Member countries receive practical assistance to conserve and sustainably utilise their biological resources. Activities focus specifically on capacity-building through training, development of networks for exchange of information and expertise, and assistance with the implementation of the Convention on Biological Diversity.

A pilot project for monitoring biodiversity and its utilisation in SIDS has been launched. More than 50 scientists, teachers and NGO representatives have received training in fields such as mycology, plant tissue culture and herbarium curation. A syllabus for a 10-module multimedia training programme on biodiversity management was developed as a joint initiative with the Commonwealth of Learning in 1994. In collaboration with the International Centre for Underutilised Crops, the Commonwealth Science Council helped set up an Underutilised Tropical Fruit Network in Asia (UTFNANET) to improve propagation, production and management of tropical fruits. A similar network on Underutilised Crops for Southern and Eastern Africa is being developed, and one CSC project is helping to promote cassava as a crop which can improve the local and national economy as well as food security in Zimbabwe.

The Secretariat also supports the Iwokrama International Rain Forest Programme in Guyana, which is helping to improve methods for the conservation and sustainable use of the biological resources of the rain forest (also see Chapter 11).

AGENDA 21 CHAPTER 16: ENVIRONMENTALLY SOUND MANAGEMENT OF BIOTECHNOLOGY

See chapter 15

AGENDA 21 CHAPTER 17: PROTECTION OF THE OCEANS, ALL KINDS OF SEAS, INCLUDING ENCLOSED AND SEMI-ENCLOSED SEAS, AND COASTAL AREAS AND THE PROTECTION, RATIONAL USE AND DEVELOPMENT OF THEIR LIVING RESOURCES

With support from the Canadian International Development Agency (CIDA), the Secretariat has undertaken a review of the management of marine resources in the Caribbean region which is being considered by Environment Ministers of the Caribbean Community (CARICOM). A similar review of marine resources management in the Indian Ocean region is being undertaken with the participation of South Africa, Mauritius, India and Australia. The Secretariat also assists member countries with their implementation of coastal zone management programmes. In 1995, a project to provide training in the use of remote sensing and geographical information systems was started at the Institute of Marine Affairs (IMA) in Trinidad and Tobago for the Caribbean region. Similar projects are expected to be introduced in the Indian Ocean and South Pacific regions. Technical assistance has helped to establish a new Physical Oceanography Unit at the IMA in Trinidad and Tobago, which is the region's leading centre in this discipline, and further managerial support has been provided to the IMA.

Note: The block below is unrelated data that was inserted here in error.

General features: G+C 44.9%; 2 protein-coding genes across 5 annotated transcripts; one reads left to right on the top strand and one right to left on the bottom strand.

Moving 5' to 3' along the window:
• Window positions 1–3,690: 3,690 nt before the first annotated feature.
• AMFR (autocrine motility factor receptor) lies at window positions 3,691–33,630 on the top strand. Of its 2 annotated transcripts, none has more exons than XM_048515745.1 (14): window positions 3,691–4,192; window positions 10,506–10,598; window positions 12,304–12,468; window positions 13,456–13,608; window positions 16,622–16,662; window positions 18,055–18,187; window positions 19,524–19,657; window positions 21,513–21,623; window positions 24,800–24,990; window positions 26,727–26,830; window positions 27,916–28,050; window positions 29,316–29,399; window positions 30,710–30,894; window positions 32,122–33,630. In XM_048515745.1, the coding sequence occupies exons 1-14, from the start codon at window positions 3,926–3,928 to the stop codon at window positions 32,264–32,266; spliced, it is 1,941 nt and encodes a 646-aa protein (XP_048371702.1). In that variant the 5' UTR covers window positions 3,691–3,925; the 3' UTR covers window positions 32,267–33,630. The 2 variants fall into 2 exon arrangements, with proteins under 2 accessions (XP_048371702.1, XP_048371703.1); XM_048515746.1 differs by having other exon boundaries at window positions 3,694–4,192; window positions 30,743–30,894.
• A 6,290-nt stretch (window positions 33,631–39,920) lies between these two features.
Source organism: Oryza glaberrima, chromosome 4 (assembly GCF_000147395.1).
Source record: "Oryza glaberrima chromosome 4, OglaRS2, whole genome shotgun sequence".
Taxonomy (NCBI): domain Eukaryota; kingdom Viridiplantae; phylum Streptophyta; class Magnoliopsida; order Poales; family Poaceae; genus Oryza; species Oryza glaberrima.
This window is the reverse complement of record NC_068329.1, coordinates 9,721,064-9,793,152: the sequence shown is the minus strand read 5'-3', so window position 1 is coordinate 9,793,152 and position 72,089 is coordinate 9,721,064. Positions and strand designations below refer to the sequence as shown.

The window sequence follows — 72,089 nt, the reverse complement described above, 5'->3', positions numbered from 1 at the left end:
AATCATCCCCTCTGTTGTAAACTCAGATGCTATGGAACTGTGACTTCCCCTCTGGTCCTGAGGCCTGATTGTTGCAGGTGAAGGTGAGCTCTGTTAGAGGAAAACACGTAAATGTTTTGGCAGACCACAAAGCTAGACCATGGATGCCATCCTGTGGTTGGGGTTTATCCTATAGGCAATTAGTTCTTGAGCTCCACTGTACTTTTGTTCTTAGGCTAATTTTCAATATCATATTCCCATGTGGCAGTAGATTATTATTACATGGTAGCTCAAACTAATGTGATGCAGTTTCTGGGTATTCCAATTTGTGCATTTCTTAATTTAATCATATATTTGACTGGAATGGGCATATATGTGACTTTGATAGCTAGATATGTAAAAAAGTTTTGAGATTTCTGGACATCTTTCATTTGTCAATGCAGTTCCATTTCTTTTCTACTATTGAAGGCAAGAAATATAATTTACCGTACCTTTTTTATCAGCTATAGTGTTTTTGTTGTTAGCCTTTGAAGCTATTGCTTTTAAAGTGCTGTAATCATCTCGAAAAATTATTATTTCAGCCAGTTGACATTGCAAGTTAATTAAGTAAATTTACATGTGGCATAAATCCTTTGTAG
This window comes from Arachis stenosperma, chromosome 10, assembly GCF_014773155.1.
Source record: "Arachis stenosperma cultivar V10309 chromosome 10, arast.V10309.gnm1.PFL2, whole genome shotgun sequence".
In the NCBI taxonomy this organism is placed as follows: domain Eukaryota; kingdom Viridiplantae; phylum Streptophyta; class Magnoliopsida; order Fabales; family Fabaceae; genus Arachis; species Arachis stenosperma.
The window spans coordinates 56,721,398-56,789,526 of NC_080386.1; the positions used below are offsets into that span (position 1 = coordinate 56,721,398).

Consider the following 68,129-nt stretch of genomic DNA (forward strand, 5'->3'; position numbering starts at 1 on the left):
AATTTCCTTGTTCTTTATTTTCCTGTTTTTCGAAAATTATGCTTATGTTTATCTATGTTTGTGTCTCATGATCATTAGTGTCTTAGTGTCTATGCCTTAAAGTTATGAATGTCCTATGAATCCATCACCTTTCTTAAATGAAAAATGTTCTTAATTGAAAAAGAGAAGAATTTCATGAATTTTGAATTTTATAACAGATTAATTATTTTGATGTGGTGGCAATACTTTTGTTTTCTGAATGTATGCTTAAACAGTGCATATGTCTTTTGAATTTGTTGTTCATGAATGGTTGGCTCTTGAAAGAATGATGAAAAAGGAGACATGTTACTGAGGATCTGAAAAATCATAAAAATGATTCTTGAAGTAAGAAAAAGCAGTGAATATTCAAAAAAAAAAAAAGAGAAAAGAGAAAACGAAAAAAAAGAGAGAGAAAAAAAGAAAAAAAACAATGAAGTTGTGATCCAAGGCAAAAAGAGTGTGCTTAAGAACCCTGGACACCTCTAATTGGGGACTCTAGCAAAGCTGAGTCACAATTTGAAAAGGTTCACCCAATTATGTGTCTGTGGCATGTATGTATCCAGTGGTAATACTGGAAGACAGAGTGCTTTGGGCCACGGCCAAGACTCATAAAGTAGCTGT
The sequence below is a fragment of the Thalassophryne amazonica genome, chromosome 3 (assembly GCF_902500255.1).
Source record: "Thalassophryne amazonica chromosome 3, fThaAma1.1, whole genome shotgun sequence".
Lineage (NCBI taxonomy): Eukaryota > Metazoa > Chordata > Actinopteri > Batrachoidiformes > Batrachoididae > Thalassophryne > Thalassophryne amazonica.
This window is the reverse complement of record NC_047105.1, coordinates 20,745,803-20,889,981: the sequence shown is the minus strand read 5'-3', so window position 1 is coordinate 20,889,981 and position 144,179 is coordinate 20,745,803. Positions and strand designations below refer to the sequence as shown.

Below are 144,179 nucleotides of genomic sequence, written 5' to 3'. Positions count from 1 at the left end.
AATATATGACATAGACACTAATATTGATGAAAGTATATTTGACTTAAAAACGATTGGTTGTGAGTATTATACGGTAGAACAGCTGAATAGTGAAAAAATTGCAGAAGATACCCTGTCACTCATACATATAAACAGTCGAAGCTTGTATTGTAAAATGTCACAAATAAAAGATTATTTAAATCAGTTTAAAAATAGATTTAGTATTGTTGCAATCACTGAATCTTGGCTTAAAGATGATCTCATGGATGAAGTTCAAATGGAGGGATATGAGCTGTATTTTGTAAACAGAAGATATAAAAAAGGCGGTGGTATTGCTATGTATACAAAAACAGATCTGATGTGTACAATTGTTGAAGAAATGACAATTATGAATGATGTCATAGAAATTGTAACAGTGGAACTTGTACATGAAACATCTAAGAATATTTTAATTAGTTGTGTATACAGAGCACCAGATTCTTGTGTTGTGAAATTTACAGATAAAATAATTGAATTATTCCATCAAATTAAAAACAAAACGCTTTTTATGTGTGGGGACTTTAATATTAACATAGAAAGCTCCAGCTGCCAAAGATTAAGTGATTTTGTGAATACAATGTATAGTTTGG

Member countries are assisted in several ways to manage and develop their fisheries. In the legal domain, the Secretariat offers technical assistance in maritime boundary delimitation. One of the many projects currently in place involves support to co-ordinate boundary delimitation requirements for members of the Organisation of Eastern Caribbean States. Several countries have also been helped to develop regulatory frameworks and negotiate investment and access agreements for fisheries. Surveys of marine fisheries and programmes for their sustainable development have been undertaken in several small states (e.g. Brunei and Papua New Guinea). In the latter, assistance is being provided to co-ordinate training and fisheries development programmes for women. Support for management training in the fisheries sector is being provided through a number of programmes for South Pacific SIDS and countries in South Asia. Technical assistance has helped to strengthen the South Pacific Forum Fisheries Agency. At a more general level, the Secretariat is implementing a programme, partly funded by CIDA, to review development assistance in the fisheries sector in a number of member countries. The objectives are to review the impact, effectiveness and limitations of international development assistance in the fisheries sector and to recommend ways in which any shortcomings may be overcome.